The topic for discussion today is the lyrics of Mitchell Parish.
You may not be familiar with the late Mitchell Parish (or Michael Hyman Pashelinsky to give him his real name) but you will probably be familiar with many of his lyrics. Sweet Lorraine, Stars Fell on Alabama, and Volare are all part of his catalogue based on a career which stretched from 1919, when he was hired as a staff writer for a Tin Pan Alley music publisher, right up to his death, aged 93, in 1993. Perhaps his most famous lyrics were the ones for the Hoagy Carmichael song Stardust, a song which has frequently featured in lists of the best popular songs ever written. He also wrote the words to one of my favourite songs of all time, the Duke Ellington composition, Sophisticated Lady.
As with most Ellington tunes, Sophisticated Lady was written as an instrumental and only later, once it had become a popular part of the Ellington repertoire, was a lyricist commissioned to provide words. As, by then, the tune had a firmly established title, this presented a challenge to the lyricist : he or she was already working within confines set in what was the chance naming of a tune.
In the case of Sophisticated Lady, it is said that Ellington named the tune after three of his High School teachers who taught all winter and then toured Europe during the summer months. To the young Ellington, this represented the height of sophistication - hence the title. Ellington wrote the tune in 1932 and it became so popular that in the following year, the Dukes' manager, Irving Mills, commissioned the lyricist Mitchell Parish to add words. As frequently was the case, Mills - who as well as being Ellington's manager was one of the most successful music publishers in the States in the 1920s and 30s - also got his name of the credits for the song although it is difficult to identify his specific contribution.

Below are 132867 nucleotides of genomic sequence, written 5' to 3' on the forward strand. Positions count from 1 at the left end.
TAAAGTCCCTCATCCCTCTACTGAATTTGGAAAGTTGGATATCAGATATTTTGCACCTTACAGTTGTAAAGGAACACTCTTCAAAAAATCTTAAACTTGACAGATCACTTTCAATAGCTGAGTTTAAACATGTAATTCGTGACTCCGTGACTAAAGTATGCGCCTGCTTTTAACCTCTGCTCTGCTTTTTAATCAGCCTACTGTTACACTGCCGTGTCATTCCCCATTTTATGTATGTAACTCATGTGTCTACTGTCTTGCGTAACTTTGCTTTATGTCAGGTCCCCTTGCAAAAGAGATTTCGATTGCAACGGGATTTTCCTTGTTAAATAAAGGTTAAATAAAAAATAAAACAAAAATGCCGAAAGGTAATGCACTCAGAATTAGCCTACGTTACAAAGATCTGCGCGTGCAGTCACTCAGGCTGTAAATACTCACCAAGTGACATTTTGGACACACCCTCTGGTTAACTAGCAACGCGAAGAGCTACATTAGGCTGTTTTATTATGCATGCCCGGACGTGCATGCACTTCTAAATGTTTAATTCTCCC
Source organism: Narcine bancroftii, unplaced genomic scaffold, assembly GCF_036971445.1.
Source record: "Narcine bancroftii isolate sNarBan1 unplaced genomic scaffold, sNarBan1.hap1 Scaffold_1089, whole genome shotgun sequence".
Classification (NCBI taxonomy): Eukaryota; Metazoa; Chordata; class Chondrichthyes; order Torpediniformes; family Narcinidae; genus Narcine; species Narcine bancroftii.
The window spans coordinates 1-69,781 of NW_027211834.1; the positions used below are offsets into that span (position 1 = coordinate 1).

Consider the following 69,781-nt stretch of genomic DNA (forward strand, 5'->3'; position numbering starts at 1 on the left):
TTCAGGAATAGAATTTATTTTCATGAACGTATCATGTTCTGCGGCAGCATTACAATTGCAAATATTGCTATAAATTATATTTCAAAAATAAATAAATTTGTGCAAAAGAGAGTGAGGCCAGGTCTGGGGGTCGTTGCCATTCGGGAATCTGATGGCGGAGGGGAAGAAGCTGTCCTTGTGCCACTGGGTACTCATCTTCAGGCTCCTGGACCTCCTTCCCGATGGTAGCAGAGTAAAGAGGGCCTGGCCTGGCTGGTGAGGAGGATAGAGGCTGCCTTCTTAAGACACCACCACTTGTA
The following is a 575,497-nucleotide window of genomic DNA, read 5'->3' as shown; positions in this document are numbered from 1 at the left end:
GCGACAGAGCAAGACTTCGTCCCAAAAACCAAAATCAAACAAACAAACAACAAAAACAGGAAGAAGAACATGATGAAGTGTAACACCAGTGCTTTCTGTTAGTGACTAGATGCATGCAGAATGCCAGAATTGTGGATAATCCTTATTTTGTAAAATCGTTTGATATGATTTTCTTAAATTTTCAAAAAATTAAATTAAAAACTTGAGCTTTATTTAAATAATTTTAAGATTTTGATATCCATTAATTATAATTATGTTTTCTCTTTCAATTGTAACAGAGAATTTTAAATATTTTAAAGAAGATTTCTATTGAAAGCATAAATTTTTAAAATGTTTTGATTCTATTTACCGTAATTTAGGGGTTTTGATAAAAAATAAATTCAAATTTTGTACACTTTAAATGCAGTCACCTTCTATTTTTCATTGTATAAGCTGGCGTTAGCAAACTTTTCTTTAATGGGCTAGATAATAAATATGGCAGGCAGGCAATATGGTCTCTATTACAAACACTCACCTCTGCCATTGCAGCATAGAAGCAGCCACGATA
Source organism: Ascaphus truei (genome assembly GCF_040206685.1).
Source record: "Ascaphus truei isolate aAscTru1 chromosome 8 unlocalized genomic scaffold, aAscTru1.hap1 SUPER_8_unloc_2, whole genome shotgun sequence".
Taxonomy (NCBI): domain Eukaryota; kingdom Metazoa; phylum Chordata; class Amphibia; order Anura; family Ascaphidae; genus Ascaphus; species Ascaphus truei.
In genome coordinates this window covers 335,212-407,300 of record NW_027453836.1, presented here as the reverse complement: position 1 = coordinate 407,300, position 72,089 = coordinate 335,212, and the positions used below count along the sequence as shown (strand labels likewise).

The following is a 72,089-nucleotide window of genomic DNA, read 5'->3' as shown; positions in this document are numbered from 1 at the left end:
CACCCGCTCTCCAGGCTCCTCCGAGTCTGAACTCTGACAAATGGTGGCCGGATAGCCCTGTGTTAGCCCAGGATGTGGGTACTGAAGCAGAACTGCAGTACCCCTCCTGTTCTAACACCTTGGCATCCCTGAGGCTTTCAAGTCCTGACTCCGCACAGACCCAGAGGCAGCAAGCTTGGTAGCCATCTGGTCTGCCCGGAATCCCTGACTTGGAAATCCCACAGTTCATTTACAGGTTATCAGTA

When Ellington eventually saw the words Parish had produced for his song, he said it was not quite what he had in mind when he first wrote the tune. Nevertheless, he was well satisfied and described the lyrics as "wonderful". If you are not familiar with them, let me remind you of the lyrics:
"They say into your early life romance came
and in this heart of yours burned a flame
a flame that flickered one day and died away.
Then, with dissolution deep in your eyes,
you learned that fools in love soon grow wise
the years have changed you, somehow
I see you now
never thinking of tomorrow,
with some man in a restaurant.
is that all you really want?
No, sophisticated lady,
you miss the love you lost long ago
and when nobody is nigh you cry"
Now, I think those are some of the finest lyrics you are ever going to come across and match the mood of the music well (even though, Parish's sophisticated lady was not quite the sort Ellington had in mind). However, the lyrics have come in for considerable criticism over the years. The critic and songwriter Alec Wilder described them as "excruciating", claiming that the chorus is "scarcely lyrical". In his book, "The Poets of Tin Pan Alley", Professor Philip Furia cites "Sophisticated Lady" as an unfortunate example of a "superb song" being saddled with "sentimentally didactic lyrics" which "work against Ellington's elegantly sensuous music".
Personally, I think they are very wrong. But you will need to sit back and listed to Sophisticated Lady yourself and make your own mind up.